Woodstock Festival Historic Site
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The Woodstock Festival Historic site, listed on the National Register in 2017, encompasses 300 acres of rural farmland that were used for the Woodstock Music and Art Fair, "three days of peace and music." The cultural landscape is dominated by a natural bowl, once one of dairy farmer Max Yasgur’s hay fields, and the surrounding land that was home to half a million young people between August 15 and August 17 (actually extending days before and after those dates) in 1969.
The Woodstock Festival is widely recognized as one of the most significant cultural events of the 1960s and came to symbolize the optimism, activism, and alternative lifestyles of the baby-boom generation. The festival featured many of the major musical acts of the era—Jimi Hendrix, Janis Joplin, Santana, Sly & The Family Stone, Grateful Dead, Jefferson Airplane, Joan Baez, and Creedence Clearwater Revival—but the festival took on universal meaning because of the response of the audience to the traffic, overcrowding, lack of food and proper sanitation, and torrential rains. Rising above the problems and without authorities to impose order, the audience members created an environment of peace, cooperation, and oneness. As farmer Max Yasgur said from the Woodstock stage, “You people have proven something to the world: that half a million young people can get together for three days of peace and music and have nothing BUT peace and music.”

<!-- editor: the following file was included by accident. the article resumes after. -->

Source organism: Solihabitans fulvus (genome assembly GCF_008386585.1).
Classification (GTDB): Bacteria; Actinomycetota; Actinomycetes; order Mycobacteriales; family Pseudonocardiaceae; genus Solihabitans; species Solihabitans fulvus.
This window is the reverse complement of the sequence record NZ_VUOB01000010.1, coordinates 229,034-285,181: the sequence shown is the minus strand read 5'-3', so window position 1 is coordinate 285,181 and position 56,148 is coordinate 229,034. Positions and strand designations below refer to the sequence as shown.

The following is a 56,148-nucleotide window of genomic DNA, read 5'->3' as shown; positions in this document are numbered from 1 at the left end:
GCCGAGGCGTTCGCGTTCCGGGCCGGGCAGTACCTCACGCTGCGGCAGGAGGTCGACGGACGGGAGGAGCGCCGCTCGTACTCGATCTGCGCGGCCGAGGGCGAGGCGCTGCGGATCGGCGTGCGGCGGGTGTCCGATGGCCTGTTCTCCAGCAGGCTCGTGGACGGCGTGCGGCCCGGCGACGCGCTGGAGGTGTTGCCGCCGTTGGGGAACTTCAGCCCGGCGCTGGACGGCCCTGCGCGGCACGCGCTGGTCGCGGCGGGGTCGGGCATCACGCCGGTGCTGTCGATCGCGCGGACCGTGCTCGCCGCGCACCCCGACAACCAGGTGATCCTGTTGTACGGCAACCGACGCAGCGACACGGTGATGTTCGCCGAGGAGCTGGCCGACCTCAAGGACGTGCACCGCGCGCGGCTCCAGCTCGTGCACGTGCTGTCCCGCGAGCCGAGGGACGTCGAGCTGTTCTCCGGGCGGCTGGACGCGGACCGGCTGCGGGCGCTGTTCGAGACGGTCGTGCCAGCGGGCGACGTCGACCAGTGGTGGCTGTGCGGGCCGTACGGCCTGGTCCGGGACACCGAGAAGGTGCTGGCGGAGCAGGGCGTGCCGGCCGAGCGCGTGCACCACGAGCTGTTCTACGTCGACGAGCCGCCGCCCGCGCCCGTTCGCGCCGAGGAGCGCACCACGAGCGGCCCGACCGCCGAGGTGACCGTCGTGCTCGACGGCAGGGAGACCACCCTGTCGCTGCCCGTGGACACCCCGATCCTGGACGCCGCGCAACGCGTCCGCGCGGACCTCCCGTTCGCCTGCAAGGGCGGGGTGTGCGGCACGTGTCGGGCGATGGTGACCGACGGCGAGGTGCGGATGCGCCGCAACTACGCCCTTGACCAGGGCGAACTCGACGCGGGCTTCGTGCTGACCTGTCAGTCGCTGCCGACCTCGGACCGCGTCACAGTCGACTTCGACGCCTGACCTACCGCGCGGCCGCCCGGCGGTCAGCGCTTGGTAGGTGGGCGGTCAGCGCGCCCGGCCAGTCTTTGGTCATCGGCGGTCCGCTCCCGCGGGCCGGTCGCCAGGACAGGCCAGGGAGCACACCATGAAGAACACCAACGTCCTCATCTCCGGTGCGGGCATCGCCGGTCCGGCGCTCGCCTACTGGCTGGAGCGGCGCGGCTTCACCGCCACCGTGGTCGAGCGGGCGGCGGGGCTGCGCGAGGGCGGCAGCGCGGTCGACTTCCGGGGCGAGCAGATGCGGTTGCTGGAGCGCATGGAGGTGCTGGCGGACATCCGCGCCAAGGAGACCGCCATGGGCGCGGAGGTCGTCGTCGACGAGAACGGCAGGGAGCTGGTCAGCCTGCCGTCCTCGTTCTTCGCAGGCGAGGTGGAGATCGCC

See the website for winter and holiday hours.